The goal, she says, is to have an impact on the 340 billion euros in fund-spending, giving priority in the areas of R&D innovation, SME competence, a low-carbon economy, and the environment. The aim is for these efforts to work as a “multiplier of S3 activities through sharing solutions across the EU for better implementation.”
Some of the resources available include Interreg (www.interregeurope.eu/) and policy learning platform Smart Specialization Platform S3 (http://s3platform.jrc.ec.europa.eu/home).

Getting started

Panelist Jason Martinez says that it’s important to first “identify your competitive advantage through systematic comparison with other regions.” Look at what the neighbors are doing, or what other regions around Europe are doing. It is essential to “look beyond regional borders,” he advises.
Sorvik concurs, saying that as “R&D networks are increasingly global, so it’s important to find niches, collaboration, to solve societal challenges.”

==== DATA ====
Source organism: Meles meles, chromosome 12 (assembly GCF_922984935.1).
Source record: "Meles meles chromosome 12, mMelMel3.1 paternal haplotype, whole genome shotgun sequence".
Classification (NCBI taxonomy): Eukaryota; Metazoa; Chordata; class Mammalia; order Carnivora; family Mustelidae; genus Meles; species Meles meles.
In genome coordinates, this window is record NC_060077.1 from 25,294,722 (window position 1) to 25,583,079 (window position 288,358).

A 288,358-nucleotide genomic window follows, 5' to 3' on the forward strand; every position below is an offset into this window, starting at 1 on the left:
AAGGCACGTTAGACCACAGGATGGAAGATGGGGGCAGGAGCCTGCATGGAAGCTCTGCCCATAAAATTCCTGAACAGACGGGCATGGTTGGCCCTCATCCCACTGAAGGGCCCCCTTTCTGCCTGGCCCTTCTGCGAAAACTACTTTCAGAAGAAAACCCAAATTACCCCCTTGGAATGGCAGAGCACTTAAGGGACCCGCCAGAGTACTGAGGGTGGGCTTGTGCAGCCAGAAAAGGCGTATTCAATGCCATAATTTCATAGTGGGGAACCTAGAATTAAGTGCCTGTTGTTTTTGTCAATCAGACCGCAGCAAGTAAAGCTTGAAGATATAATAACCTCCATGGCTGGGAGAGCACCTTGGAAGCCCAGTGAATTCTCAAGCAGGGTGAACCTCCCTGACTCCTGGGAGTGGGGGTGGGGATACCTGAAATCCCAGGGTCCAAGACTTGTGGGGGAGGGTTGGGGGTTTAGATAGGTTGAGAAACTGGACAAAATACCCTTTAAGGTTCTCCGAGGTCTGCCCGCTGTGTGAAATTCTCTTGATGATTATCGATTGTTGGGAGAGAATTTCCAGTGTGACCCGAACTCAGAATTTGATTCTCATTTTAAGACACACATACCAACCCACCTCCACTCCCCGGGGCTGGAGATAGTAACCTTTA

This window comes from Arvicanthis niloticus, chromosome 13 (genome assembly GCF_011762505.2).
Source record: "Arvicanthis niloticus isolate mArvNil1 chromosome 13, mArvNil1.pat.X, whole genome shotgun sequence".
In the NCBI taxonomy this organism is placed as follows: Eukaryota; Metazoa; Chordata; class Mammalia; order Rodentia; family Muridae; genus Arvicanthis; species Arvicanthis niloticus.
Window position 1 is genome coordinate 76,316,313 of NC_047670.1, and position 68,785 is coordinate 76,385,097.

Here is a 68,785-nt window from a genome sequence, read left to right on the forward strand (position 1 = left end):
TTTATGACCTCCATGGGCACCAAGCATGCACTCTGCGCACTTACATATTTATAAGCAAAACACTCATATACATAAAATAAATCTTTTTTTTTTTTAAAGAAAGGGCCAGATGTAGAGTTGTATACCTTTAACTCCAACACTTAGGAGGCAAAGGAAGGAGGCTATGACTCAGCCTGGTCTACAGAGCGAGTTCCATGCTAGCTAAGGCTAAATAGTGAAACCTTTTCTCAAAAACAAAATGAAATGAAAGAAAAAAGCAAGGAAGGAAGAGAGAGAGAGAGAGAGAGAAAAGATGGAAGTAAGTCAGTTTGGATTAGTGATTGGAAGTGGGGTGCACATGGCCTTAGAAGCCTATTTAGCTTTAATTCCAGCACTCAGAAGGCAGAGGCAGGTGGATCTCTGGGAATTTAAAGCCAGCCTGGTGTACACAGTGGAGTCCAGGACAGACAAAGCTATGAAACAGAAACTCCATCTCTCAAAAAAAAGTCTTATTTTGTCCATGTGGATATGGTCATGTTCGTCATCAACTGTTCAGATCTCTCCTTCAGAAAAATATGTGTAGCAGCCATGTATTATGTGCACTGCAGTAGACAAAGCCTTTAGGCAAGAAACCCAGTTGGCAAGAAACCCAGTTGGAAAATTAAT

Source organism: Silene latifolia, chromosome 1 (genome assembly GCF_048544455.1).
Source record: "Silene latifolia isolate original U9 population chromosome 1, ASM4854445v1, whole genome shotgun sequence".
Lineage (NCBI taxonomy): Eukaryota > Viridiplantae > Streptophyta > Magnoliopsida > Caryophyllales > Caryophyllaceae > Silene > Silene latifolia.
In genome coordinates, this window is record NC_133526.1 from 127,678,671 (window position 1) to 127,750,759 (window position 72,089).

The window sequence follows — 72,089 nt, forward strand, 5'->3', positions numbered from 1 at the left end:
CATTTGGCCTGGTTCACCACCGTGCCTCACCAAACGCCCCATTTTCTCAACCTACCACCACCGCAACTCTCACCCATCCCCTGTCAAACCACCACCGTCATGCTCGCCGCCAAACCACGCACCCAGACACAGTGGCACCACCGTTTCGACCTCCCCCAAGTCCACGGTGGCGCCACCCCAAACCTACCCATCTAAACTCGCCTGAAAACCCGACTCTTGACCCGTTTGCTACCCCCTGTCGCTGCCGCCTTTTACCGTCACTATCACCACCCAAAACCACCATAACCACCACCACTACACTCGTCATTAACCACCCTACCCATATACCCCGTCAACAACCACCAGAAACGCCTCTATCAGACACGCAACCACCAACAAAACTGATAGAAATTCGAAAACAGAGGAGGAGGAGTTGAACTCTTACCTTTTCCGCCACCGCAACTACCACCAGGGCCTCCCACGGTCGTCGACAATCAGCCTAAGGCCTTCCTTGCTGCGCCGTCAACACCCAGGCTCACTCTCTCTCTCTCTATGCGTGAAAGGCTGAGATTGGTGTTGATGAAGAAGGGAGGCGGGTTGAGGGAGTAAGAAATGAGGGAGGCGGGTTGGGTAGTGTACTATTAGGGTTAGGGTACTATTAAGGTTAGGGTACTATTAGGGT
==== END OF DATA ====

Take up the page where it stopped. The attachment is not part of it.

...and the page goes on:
EU institutions, not only the private sector, need to address this as well in policy frameworks. Sorvik calls for “regional innovation policy to reach beyond regional borders.”
In collaborating with “the usual suspects (the same partners),” says audience member Nicola, “partners should be those that want to solve similar, or joint, problems. The more focused (partners are) on the problem or goal, the better.”
One example of success in teaming up with long-distance partners comes from panelist Elzbieta Ksiazek, who points to the KNOW-HUB project for its “practical experience in how regions can collaborate on RIS3 strategy.” Thirteen partners from nine countries work together.

One example of success in teaming up with long-distance partners comes from panelist Elzbieta Ksiazek, who points to the KNOW-HUB project for its “practical experience in how regions can collaborate on RIS3 strategy.” Thirteen partners from nine countries work together.
KNOW-HUB addresses a crucial problem of insufficient competence in European regions in strategic management of innovation policies. The objective is to improve the regional innovation policies and help regions to develop their competitive advantage, according to the Interreg4c website.